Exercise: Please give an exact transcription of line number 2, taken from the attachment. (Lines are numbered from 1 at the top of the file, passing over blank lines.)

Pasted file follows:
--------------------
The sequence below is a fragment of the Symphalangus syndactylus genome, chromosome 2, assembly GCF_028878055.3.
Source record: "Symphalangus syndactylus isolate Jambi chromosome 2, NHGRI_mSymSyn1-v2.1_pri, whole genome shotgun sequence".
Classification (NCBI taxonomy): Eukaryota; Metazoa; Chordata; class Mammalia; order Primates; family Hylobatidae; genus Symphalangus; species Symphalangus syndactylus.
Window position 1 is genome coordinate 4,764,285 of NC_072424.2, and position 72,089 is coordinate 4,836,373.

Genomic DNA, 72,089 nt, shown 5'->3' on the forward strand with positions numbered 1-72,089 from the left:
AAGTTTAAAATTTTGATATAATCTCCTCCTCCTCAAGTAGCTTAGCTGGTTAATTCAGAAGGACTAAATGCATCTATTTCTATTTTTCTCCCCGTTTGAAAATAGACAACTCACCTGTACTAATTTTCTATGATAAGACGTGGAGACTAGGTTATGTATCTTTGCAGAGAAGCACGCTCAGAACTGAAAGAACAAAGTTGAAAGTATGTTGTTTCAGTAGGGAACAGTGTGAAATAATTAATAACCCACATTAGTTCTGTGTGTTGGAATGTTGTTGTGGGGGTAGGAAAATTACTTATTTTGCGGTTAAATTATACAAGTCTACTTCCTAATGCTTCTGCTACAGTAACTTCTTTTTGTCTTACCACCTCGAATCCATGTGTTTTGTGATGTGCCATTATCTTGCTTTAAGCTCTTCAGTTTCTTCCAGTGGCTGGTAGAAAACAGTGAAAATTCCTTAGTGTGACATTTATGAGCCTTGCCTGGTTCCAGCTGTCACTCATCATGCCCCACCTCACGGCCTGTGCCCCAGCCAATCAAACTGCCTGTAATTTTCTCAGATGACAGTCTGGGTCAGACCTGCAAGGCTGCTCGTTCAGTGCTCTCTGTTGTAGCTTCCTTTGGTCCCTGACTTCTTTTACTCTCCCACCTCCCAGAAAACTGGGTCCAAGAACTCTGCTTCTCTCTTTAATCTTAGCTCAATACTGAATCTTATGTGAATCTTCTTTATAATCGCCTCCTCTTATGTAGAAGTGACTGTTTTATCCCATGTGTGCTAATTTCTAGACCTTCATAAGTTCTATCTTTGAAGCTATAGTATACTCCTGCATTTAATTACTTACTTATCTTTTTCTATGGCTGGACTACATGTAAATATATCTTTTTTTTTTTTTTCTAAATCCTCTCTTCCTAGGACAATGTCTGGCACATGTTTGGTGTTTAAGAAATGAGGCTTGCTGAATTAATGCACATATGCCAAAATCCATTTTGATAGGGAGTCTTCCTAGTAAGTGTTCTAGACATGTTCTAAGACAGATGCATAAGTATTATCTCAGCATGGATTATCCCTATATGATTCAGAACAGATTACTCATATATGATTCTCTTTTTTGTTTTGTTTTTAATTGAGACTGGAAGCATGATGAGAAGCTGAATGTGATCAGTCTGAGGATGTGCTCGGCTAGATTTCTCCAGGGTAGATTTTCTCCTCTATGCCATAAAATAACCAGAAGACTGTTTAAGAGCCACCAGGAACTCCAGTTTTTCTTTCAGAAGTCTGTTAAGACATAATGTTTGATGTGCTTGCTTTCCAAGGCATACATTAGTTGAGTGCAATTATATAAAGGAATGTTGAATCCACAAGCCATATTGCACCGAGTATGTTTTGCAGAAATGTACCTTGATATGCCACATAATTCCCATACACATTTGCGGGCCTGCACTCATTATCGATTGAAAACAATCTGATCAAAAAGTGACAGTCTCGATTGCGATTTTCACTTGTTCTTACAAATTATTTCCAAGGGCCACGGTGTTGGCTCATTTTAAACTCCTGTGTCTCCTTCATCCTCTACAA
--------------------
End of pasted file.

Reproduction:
Source record: "Symphalangus syndactylus isolate Jambi chromosome 2, NHGRI_mSymSyn1-v2.1_pri, whole genome shotgun sequence".